From David Hall
Lewes May 31st. 1802
At the request of a number of respectable Citizens of the County of Kent in this State, I have the Honor of transmitting to you, an address soliciting the removal of Allen McLane, from the office of Collector of the Customs, for the Port of Wilmington. I know of no Character more obnoxious to the republicans of this State than Mr. McLane, no one who has taken more undue means to crush the republican Interest, and who when one of the Governors privy Council exerted all his influence to dispossess every Republican of the offices they held under this State, a removal of this man from office (if consistent with the plan you have laid down to walk by) would I am convinced be very gratifying to every Republican in the State of Delaware.
I am informed a number of applications have already been made under the supposition that a removal will take place; among the number of respectable characters, the name of Colo. Nehemiah Tilton has been mentioned, having been acquainted with the Colo. for a long time believing that his appointment would be most agreeable to a great majority of the Republicans of this State and knowing him to be well1 qualified to fulfill the duties of that office and entertaining no doubt of his fidelity in the performance of them I have taken the Liberty of recommending him in case of a removal to fill that post.
I must take the Liberty of mentioning one more friend Mr. Abraham Hargis the Keeper of the Light House near this place, he considers himself as not well treated by the superintendant Mr. McPherson who has on repeated applications refused to give any order for the repairs of the foundation of the Light House which is very much decayed, and unless speedily attended to will be attended with great expence. He has been refused the payment of his Salary Mr. McPherson alledging he has not been supplied with money to answer such demands; this I view as a federal trick to cast a Stigma on the present administration—Mr. Hargis some years derived some pecuniary advantage from the superintendance of the purchase of oil and other supplies for the use of the Light House of this he has been deprived and the same has been bestowed on Judge Rodney this Mr. Hargis considers as an act of Injustice as he is under the necessity of performing the greater part of the Duty—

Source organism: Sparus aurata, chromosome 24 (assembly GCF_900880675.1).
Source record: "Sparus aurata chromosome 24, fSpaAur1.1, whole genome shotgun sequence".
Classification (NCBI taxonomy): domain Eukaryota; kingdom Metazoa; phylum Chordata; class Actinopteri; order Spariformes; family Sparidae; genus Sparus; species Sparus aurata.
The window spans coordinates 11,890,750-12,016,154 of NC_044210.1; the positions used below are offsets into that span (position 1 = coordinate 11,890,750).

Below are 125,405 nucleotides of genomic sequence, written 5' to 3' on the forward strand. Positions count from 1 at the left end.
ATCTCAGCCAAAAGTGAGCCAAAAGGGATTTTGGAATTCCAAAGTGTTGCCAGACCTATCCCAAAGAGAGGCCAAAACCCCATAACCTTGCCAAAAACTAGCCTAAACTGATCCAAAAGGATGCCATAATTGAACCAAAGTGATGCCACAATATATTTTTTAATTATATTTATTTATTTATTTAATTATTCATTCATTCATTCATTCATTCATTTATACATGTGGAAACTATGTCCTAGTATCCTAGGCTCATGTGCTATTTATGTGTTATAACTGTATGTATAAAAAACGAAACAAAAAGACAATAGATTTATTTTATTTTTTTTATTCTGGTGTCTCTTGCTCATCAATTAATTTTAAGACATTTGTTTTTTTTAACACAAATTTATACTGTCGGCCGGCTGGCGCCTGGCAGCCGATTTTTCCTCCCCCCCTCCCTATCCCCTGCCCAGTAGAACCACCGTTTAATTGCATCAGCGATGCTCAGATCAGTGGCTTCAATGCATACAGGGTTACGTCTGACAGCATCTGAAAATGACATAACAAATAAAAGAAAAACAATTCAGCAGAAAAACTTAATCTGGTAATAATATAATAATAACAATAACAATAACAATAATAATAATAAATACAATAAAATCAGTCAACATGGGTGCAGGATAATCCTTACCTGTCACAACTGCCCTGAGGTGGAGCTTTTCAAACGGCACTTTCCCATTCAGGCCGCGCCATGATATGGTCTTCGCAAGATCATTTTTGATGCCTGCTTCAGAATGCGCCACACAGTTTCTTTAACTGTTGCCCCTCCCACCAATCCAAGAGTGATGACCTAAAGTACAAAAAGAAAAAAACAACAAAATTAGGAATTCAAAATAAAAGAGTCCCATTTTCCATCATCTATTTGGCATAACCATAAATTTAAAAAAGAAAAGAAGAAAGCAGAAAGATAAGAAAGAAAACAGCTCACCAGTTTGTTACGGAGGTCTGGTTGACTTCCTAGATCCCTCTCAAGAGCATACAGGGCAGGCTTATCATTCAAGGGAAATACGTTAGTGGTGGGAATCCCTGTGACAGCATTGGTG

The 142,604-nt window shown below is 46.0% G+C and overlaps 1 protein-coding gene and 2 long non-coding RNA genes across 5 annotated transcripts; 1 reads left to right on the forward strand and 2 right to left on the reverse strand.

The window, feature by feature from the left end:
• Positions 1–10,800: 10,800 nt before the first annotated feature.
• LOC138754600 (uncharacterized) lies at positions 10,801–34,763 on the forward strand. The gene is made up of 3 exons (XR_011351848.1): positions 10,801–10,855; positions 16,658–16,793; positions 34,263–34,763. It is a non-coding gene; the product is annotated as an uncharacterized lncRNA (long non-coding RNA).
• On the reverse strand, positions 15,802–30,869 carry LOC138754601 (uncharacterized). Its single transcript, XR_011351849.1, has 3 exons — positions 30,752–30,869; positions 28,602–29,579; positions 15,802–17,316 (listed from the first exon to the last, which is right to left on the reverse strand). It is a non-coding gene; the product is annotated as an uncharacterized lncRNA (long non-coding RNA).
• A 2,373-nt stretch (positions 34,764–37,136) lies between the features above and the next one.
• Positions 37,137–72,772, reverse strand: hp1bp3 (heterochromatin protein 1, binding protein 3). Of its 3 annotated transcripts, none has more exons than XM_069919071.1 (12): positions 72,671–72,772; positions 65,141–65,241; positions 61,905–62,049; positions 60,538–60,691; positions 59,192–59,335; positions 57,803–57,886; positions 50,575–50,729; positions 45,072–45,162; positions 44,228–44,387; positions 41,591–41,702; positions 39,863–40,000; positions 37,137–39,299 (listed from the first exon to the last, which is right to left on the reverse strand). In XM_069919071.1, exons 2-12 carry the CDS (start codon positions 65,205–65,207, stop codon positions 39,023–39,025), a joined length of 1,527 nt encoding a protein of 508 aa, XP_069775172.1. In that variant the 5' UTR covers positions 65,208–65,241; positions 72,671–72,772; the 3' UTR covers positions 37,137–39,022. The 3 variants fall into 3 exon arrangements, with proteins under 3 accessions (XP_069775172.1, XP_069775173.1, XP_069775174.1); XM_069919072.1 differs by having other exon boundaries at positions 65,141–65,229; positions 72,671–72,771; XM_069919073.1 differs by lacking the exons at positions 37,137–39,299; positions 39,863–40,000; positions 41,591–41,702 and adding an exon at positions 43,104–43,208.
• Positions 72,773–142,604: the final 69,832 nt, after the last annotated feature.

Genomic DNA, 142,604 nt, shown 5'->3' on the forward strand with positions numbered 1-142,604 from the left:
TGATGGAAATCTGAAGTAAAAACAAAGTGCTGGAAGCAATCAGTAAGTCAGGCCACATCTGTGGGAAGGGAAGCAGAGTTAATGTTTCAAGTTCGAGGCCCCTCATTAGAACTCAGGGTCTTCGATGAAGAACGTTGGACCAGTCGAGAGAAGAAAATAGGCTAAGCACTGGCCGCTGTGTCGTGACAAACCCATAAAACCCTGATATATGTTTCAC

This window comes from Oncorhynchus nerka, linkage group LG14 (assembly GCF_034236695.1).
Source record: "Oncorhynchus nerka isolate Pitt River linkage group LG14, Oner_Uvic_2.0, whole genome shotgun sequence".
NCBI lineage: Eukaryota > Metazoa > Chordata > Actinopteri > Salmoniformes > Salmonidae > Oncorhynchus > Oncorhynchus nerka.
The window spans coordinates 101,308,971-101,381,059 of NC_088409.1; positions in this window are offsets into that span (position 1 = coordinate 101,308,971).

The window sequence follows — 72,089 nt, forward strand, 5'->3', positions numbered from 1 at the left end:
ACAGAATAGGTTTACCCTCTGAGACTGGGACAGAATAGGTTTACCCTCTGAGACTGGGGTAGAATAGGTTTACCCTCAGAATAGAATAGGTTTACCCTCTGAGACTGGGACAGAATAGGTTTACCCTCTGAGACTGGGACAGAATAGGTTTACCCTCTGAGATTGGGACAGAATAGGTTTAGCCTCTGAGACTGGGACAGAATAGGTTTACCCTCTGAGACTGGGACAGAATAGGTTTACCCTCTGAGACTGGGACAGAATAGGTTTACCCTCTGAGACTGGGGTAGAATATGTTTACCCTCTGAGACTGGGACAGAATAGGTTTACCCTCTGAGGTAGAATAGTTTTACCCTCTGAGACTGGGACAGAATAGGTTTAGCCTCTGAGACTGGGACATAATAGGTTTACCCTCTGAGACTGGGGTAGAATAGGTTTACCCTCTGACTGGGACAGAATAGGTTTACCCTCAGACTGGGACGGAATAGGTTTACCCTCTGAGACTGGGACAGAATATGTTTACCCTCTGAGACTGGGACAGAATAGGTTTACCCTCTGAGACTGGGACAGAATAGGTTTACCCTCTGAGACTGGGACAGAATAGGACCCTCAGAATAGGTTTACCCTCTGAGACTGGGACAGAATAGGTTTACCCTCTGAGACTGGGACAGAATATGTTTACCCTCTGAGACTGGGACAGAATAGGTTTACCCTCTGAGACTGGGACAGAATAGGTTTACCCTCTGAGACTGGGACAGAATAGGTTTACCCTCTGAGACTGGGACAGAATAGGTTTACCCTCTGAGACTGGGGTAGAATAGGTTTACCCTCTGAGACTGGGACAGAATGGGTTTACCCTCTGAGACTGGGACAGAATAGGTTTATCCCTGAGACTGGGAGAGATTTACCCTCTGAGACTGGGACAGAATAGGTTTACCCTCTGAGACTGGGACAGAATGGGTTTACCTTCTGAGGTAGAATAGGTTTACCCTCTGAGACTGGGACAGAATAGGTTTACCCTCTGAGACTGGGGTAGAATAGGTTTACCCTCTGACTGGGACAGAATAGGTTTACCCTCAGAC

I have the honor to be Sir, Your Excellency’s most obedient and very humble Servant
RC (DLC); endorsed by TJ as received 5 June and so recorded in SJL. Enclosure: Delaware Democratic Republicans to TJ, printed at 24 Mch.
Born in Lewes, Sussex County, Delaware, David Hall (1752–1817) received a classical education, studied law, and was admitted to the bar in 1773. He served in the Revolutionary War, enlisting as a private. In April 1777, he received a commission as colonel. Seriously wounded in the battle of Germantown, Hall returned to Delaware and resumed his law practice. By 1796, he and other Delaware veterans were leading the Republican opposition in the state. Hall served as governor from 1802 to 1805. In 1813, he became a judge of the court of common pleas (Robert Sobel and John Raimo, eds., Biographical Directory of the Governors of the United States 1789–1978, 4 vols. [Westport, Conn., 1978], 1:214; John A. Munroe, The Philadelawareans and Other Essays Relating to Delaware [Newark, Del., 2004], 201, 206, 213). For Hall’s victory in the contested gubernatorial election of 1801, see Vol. 35:427–9.
BESTOWED ON JUDGE RODNEY: already in May 1790, lighthouse superintendent William Allibone contracted with Philadelphia merchants to supply oil to the Cape Henlopen lighthouse. Under another contract, Daniel Rodney received $60 per year to transport oil and other necessities to the lighthouse. A Federalist, Rodney served as a judge of the Delaware court of common pleas from 1793 to 1806 (Washington, Papers description begins W. W. Abbot, Dorothy Twohig, Philander D. Chase, Theodore J. Crackel, and others, eds., The Papers of George Washington, Charlottesville, 1983–, 53 vols. description ends , Pres. Ser., 5:421–2; Biog. Dir. Cong. description begins Biographical Directory of the United States Congress, 1774–1989, Washington, D.C., 1989 description ends ).
1. MS: “will.”